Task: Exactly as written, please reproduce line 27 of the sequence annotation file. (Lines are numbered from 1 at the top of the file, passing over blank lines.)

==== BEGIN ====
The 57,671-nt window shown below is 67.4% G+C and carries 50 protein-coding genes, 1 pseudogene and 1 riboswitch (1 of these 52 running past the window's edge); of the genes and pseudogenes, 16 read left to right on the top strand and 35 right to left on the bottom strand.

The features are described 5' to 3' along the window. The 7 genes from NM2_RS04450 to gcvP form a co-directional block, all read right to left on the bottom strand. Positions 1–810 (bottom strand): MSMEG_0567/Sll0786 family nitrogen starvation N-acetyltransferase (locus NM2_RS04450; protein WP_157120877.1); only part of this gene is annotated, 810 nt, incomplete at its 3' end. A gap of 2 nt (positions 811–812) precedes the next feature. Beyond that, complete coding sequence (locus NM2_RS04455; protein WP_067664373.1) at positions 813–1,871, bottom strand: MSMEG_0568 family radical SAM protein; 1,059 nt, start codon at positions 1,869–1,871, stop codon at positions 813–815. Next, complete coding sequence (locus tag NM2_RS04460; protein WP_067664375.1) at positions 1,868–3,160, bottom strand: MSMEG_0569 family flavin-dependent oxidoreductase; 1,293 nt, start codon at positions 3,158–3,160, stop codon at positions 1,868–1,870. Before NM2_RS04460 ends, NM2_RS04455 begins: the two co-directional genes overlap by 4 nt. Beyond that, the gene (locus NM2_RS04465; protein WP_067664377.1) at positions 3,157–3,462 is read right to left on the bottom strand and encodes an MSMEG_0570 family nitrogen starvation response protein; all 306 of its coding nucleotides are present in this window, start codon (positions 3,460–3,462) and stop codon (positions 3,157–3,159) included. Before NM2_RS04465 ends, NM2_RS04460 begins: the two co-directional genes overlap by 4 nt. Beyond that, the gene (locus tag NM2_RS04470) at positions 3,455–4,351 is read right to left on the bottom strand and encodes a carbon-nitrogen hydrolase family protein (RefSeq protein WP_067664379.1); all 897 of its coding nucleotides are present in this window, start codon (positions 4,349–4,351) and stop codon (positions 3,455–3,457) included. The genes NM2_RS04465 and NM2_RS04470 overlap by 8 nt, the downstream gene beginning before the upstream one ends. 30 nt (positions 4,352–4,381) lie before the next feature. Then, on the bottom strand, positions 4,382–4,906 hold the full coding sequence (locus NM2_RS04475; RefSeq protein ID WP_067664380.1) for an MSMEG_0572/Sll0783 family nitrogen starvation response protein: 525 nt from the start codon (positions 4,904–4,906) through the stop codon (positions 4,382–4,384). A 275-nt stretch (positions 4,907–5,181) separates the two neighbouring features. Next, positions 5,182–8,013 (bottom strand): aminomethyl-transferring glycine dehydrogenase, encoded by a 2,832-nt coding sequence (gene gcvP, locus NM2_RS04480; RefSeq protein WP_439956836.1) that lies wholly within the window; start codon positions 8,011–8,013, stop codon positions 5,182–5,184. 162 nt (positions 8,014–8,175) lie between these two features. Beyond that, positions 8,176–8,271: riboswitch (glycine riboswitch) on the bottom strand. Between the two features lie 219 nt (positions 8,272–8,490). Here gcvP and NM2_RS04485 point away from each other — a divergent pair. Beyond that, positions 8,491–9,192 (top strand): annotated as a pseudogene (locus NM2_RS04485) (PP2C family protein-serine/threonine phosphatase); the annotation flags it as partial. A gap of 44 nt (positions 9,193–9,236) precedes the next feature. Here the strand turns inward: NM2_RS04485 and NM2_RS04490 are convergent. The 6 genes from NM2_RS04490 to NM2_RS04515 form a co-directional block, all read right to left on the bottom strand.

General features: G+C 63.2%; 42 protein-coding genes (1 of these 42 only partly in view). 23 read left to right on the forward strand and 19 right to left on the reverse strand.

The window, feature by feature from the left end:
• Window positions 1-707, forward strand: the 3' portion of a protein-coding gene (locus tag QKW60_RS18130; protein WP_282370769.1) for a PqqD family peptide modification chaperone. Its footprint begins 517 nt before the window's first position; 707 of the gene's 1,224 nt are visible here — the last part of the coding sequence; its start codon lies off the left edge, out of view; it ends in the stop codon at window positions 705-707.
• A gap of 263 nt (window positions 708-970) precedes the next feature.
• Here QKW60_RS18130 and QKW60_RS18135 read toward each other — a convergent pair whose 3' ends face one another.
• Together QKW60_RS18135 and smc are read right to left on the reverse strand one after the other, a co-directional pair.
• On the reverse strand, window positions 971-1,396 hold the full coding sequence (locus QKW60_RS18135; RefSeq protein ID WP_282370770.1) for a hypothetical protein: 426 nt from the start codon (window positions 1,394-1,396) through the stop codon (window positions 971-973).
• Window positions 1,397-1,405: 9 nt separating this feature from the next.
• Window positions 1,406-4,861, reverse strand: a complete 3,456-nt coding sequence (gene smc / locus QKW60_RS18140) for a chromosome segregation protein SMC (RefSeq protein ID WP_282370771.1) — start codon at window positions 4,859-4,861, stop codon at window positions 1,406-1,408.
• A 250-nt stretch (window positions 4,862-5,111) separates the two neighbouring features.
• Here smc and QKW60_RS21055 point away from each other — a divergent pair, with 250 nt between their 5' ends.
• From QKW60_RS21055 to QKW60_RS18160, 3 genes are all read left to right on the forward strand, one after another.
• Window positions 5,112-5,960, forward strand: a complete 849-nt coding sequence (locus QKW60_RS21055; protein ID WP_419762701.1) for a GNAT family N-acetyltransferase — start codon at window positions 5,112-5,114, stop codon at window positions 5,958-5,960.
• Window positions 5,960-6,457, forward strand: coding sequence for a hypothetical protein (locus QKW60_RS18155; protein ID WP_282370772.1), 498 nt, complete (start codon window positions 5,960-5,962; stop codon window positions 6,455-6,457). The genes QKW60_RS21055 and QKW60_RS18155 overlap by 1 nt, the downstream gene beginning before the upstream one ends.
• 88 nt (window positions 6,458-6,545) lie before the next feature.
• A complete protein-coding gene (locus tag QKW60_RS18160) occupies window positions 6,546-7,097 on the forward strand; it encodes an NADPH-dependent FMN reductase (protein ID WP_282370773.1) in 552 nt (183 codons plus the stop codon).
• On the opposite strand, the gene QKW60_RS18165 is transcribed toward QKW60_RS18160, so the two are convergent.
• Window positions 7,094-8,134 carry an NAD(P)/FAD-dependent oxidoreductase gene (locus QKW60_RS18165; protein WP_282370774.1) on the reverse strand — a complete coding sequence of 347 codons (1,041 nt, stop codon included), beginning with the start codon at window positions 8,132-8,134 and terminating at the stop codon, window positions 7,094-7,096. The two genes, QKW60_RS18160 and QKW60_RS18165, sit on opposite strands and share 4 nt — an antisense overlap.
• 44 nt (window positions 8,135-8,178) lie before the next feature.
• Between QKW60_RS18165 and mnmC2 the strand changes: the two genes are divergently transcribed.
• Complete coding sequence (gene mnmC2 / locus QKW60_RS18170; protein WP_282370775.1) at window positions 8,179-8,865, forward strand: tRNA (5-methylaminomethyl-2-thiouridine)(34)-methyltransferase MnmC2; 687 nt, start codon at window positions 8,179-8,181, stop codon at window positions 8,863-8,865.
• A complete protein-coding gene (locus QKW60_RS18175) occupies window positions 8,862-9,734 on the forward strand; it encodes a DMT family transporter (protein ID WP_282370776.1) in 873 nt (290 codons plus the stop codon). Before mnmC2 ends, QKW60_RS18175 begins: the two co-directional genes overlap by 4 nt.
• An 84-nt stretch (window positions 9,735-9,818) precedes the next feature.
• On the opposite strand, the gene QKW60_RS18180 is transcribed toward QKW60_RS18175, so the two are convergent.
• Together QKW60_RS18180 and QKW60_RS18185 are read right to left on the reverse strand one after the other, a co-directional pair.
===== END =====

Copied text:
• Together QKW60_RS18180 and QKW60_RS18185 are read right to left on the reverse strand one after the other, a co-directional pair.